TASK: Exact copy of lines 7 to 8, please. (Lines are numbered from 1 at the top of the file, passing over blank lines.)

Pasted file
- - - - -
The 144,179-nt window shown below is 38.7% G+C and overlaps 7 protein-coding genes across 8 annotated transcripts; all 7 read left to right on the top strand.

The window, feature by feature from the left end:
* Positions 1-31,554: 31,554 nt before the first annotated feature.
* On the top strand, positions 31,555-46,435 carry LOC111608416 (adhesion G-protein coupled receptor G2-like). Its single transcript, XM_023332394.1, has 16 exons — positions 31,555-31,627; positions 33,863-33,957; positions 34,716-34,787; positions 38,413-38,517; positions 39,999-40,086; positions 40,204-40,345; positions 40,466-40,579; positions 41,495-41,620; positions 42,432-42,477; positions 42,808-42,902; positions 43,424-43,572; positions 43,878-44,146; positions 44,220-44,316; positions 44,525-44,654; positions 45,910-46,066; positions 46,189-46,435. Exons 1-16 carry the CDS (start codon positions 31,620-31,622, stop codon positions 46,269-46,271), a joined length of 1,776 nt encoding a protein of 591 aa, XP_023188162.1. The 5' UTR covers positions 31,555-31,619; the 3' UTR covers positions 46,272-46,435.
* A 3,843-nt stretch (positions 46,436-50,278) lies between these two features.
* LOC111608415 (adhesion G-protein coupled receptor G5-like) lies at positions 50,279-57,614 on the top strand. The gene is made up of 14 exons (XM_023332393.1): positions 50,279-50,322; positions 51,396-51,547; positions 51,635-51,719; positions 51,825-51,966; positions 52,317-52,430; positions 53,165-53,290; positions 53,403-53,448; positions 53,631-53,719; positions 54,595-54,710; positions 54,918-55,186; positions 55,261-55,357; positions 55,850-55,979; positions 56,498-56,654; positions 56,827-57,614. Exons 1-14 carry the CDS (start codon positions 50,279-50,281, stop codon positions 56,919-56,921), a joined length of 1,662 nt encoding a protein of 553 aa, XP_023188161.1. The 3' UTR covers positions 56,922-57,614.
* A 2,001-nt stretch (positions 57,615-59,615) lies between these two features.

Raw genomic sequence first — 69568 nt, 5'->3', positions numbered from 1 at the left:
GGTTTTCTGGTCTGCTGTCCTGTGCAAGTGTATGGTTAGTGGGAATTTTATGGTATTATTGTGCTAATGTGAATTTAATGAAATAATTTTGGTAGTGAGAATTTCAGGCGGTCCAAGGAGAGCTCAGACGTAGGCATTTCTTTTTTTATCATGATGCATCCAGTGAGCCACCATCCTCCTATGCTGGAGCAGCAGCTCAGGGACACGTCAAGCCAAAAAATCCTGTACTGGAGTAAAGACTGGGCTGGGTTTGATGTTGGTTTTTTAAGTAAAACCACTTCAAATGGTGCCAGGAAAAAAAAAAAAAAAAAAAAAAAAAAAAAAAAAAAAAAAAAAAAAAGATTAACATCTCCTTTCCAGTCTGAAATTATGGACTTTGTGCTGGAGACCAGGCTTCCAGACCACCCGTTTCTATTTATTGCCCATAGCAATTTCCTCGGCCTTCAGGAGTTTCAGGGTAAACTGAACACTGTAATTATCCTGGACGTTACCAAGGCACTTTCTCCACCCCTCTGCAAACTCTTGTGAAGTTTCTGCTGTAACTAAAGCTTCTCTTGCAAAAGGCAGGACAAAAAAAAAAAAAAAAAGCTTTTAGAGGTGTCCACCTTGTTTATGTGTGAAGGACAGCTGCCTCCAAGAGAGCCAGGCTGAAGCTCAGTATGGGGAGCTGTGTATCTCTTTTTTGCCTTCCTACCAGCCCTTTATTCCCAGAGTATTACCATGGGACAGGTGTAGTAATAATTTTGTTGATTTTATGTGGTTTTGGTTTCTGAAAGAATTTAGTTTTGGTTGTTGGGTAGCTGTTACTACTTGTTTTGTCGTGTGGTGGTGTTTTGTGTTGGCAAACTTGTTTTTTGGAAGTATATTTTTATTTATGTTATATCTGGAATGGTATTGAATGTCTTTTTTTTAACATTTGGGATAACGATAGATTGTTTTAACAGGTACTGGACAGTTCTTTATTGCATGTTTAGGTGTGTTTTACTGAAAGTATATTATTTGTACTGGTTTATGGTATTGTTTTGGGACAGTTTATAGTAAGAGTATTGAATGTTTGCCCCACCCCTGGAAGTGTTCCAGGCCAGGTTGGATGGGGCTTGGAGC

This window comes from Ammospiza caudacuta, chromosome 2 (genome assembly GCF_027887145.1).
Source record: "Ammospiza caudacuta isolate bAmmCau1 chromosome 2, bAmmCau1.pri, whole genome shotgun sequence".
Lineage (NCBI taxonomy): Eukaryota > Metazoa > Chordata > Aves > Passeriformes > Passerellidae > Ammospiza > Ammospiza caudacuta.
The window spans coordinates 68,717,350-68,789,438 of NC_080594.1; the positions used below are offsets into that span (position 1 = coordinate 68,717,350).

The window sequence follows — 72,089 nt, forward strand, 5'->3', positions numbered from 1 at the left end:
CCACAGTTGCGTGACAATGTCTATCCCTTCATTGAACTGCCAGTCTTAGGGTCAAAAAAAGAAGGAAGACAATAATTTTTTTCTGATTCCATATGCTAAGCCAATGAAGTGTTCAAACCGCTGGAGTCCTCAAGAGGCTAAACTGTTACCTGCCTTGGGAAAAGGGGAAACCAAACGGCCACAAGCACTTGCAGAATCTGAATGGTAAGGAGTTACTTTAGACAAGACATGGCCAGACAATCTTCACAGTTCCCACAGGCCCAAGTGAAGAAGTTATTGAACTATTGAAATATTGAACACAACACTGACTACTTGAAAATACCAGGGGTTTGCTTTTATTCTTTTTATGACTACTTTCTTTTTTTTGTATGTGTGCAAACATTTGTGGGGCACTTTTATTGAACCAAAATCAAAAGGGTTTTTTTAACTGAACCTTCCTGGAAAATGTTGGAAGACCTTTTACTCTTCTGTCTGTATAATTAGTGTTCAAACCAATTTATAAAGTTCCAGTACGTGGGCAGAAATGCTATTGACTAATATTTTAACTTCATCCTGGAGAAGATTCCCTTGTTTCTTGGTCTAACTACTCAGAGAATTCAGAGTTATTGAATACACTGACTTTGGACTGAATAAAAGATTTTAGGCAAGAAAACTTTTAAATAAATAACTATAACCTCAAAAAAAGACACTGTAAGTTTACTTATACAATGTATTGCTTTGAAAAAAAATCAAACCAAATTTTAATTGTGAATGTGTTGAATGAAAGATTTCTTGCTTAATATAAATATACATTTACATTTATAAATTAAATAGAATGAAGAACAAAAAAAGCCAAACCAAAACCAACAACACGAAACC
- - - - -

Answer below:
* A 2,001-nt stretch (positions 57,615-59,615) lies between these two features.

Raw genomic sequence first — 69568 nt, 5'->3', positions numbered from 1 at the left: